When atrial fibrillation occurs the atrial tracing reveals the fine irregular saw tooth effect 41, as depicted in tracing 40 of FIG. 2 during time period 50. The ventricular rate becomes rapid and irregularly irregular as shown in tracing 44 for time period 50, with each contraction noted by the depolarization QRS waves 45 and subsequent repolarization T waves 47. The invention then begins pacing of the ventricles as shown by pacing spikes 49 in tracings 44 and 46 during time period 52. With capture of the ventricles by the pacing function, the ventricular rate becomes regular and is equal to the pacing spike 49 rate as seen in time period 52 on tracing 44. Ventricular capture allows the invention to predict a ventricular contraction and the consequent QRS phase 45 which corresponds to time period 54. This time period 54 is timed with the third paced beat in tracing 44 as time period 52 merges into time period 54. An atrial defibrillation countershock 58 of tracing 42 is delivered to the atria during ventricular QRS phase 45 in time period 54. This countershock depolarizes atria 26 as shown in tracing 40 as signal 60. Defibrillation allows the atria to reorganize contraction represented by P waves 43 as shown in tracing 40 during time period 56. Ventricular pacing 49 is discontinued when the P waves 43 capture the ventricles as depicted in tracing 44 during time period 56.
FIG. 3 is an alternative schematic representation of the invention. System 70 in FIG. 3 is similar to system 10 depicted in FIG. 1 in most respects. The notable difference is the number, and deployment of electrodes. System 70 is also intended to be implantable comprising: pulse generator can 72 housing control and power circuitry, with the housing surface of can 72 capable of acting as a discharge electrode; catheter bundle 74 with respective electrodes implanted via venipuncture; and a subcutaneous patch electrode 76 implanted in the subcutaneous space of the anterior chest wall proximate the heart. Catheter bundle 74 comprises right atrial sensing electrode complex 78, right atrial discharge electrode 80, right coronary sinus electrode 82 and right ventricular pacing electrode complex 84. In this system, right coronary sinus electrode 82 and subcutaneous electrode 76 provide additional electrodes for use in applying defibrillation countershock therapy.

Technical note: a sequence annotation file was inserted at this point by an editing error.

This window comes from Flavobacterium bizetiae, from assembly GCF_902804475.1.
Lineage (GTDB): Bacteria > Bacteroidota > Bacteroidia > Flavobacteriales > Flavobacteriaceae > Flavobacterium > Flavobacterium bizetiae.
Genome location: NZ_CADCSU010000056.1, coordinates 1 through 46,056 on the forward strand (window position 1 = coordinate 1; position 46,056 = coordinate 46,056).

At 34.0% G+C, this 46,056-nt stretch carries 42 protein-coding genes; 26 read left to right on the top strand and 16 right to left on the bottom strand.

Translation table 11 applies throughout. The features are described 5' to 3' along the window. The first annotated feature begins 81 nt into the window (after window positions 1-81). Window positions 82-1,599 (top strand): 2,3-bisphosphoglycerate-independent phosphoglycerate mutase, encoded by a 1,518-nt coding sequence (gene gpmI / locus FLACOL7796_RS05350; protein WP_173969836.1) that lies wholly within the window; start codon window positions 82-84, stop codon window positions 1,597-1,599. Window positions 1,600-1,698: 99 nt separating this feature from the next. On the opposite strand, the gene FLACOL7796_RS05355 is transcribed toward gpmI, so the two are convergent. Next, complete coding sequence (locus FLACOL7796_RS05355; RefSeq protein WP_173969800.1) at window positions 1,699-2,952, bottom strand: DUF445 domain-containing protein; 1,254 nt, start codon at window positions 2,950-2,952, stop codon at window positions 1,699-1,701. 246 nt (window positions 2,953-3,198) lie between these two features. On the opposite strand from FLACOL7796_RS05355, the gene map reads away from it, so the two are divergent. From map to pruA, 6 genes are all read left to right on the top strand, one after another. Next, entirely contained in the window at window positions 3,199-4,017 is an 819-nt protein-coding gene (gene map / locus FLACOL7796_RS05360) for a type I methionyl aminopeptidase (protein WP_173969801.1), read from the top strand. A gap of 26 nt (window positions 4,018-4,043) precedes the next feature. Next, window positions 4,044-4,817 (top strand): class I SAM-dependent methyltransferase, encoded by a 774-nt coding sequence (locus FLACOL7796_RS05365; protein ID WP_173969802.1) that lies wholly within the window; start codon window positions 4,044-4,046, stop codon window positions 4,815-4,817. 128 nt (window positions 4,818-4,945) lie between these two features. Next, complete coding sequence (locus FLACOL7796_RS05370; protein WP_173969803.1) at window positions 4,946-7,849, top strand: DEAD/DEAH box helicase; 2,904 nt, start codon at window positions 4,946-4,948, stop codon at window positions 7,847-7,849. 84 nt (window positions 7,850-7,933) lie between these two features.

The advantage in this electrode configuration for system 70 is the versatility in delivering the atrial defibrillation countershock. Co-pending U.S. patent application Ser. No. 07/841,544 discloses an optimal energy steering system utilizing multiple countershock discharge electrodes. Such a system provides for selection of various combinations of electrode sets to achieve desired immersion of the myocardium within the defibrillation electrical field. System 70 configuration consisting of a plurality of discharge electrodes allows for programming optimal energy steering. One or more electrodes can be chosen to act as anodes with any one or all of the remaining electrodes acting as cathodes. Based on the individual patient response, the electrode choice and pattern can be reprogrammed to optimize atrial defibrillation therapy.
FIG. 4 discloses another embodiment of the invention. System 100 is comprised of similar components to system 10 in FIG. 1 and system 70 in FIG. 3. The significant differences in FIG. 4 are replacement of a pulse generator can with a bedside control and power unit 102, a single implantable catheter 104 and a skin patch electrode 106.
Catheter 104 carries multiple electrodes comprising a right atrial sensing electrode complex 108, a right ventricular pacing electrode complex 110, a proximal right atrial/superior vena cava discharge electrode 112 and a distal right atrial discharge electrode 114. Implantation is through vascular access 118 which may be subclavian or femoral veins.
The versatility of system 100 is in combining the ease of vascular access with a single catheter 104 and the bedside control and power unit 102 for use in urgent treatment of atrial fibrillation at the patient's bedside.